May 12, 2004

And maybe tell you 'bout Phaedra

* Excellent Democracy Now interview of Sy Hersh. On Rumsfeld:

"Now, even though I have known him for 30 years and I have to tell you Donald Rumsfeld is a very bright engaging, interesting man. You can disagree with him all you want, but he's always bright. He's the kind of guy that's always nice to the underlings. He's always nice to the people that take care of his coats and serve him meals. He's a very pleasant, amiable, sort of a funny, nice guy. I know I was a reporter during Watergate when I was at the New York Times and I knew him afterwards. And he is funny. The man I see now, I don't understand.

"The problem with the kind of show you had last week is you really need to have an underlying basis of information before you ask questions to the Secretary of Defense. I'm talking about in Plato’s cave, in the perfect world, so somebody like me won't get much of a chance because it's how you determine something that I may know something and I may know not as much as you, but I may know more than you think I do about this issue. And so it's always safe for the Senator or Congressman. They rarely -- it's just a useless process. Somebody makes headlines and he did say things. But the message that we have gotten out was pretty much his message, which of course is interesting to me, because we really did a good job on this. Everything is under control. There's only six or seven people. I think he actually believes it.

"As I say, this is a guy, telling the band to ply on the Titanic. I'm sure he thinks they can salvage Iraq. I'm sure the president thinks everything is okay. You cannot get the bad news in to them. And the real reality of what this meant, what the photographs mean, you know, it does say an awful lot about Donald Rumsfeld that he wasn't -- he didn't bother to look at these photographs until just recently."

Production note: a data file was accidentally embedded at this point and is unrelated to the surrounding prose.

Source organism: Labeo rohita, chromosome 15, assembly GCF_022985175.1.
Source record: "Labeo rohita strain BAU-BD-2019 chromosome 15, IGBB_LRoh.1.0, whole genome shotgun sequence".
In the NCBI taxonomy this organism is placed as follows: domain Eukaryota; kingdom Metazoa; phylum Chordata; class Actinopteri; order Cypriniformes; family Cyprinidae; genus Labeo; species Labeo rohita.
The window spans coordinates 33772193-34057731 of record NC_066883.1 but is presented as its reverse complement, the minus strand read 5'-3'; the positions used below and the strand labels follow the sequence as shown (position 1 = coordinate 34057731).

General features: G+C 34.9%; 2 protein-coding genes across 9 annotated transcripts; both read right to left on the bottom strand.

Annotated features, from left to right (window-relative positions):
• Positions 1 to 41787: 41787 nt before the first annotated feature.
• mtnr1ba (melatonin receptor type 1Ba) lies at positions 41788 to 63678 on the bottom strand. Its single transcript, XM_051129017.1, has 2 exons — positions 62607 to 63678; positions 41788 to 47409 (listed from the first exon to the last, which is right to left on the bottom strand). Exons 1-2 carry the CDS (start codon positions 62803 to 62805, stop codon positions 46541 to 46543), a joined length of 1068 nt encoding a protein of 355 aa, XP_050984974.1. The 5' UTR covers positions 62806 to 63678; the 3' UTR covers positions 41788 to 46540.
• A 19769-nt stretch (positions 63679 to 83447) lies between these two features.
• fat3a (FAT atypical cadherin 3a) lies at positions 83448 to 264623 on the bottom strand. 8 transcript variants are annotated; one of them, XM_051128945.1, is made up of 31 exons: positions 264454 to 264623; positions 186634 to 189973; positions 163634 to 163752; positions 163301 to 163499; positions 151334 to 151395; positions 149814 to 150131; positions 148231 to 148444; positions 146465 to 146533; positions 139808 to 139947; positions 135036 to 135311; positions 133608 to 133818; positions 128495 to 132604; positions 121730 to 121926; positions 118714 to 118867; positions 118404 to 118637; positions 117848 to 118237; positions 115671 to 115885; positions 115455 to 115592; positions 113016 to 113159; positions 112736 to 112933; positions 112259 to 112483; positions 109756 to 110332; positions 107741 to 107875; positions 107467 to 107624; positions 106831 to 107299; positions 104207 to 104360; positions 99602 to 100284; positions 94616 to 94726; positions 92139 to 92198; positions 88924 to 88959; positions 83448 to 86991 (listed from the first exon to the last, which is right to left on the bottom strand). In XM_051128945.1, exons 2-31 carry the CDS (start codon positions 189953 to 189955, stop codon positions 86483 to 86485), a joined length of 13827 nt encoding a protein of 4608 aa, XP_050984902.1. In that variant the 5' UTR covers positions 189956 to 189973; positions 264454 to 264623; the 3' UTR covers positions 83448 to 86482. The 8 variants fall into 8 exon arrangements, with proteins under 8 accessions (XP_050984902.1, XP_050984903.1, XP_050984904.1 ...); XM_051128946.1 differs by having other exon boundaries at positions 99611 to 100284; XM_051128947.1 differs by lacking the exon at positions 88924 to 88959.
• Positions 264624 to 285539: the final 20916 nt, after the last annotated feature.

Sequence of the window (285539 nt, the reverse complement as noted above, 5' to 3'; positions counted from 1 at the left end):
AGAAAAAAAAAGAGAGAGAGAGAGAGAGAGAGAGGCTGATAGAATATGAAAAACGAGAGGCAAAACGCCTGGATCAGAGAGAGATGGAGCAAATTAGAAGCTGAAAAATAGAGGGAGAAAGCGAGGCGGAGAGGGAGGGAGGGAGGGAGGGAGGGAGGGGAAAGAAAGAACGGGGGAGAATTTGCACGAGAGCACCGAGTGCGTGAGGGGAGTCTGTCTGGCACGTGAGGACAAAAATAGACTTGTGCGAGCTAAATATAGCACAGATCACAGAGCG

* A Washington Post editorial this morning begins THE Bush administration still seeks to mislead Congress and the public about the policies that contributed to the criminal abuse of prisoners in Iraq. and concludes:

"These contradictions go to the heart of this scandal and its impact. The sickening abuse of Iraqi prisoners will do incalculable damage to American foreign policy no matter how the administration responds. But if President Bush and his senior officials would acknowledge their complicity in playing fast and loose with international law and would pledge to change course, they might begin to find a way out of the mess. Instead, they hope to escape from this scandal without altering or even admitting the improper and illegal policies that lie at its core. It is a vain hope, and Congress should insist on a different response."

* Some words from Kurt Vonnegut. [via chromewaves]

excerpt:

"Many years ago, I was so innocent I still considered it possible that we could become the humane and reasonable America so many members of my generation used to dream of. We dreamed of such an America during the Great Depression, when there were no jobs. And then we fought and often died for that dream during the Second World War, when there was no peace.

"But I know now that there is not a chance in hell of America’s becoming humane and reasonable. Because power corrupts us, and absolute power corrupts absolutely. Human beings are chimpanzees who get crazy drunk on power. By saying that our leaders are power-drunk chimpanzees, am I in danger of wrecking the morale of our soldiers fighting and dying in the Middle East? Their morale, like so many bodies, is already shot to pieces. They are being treated, as I never was, like toys a rich kid got for Christmas."

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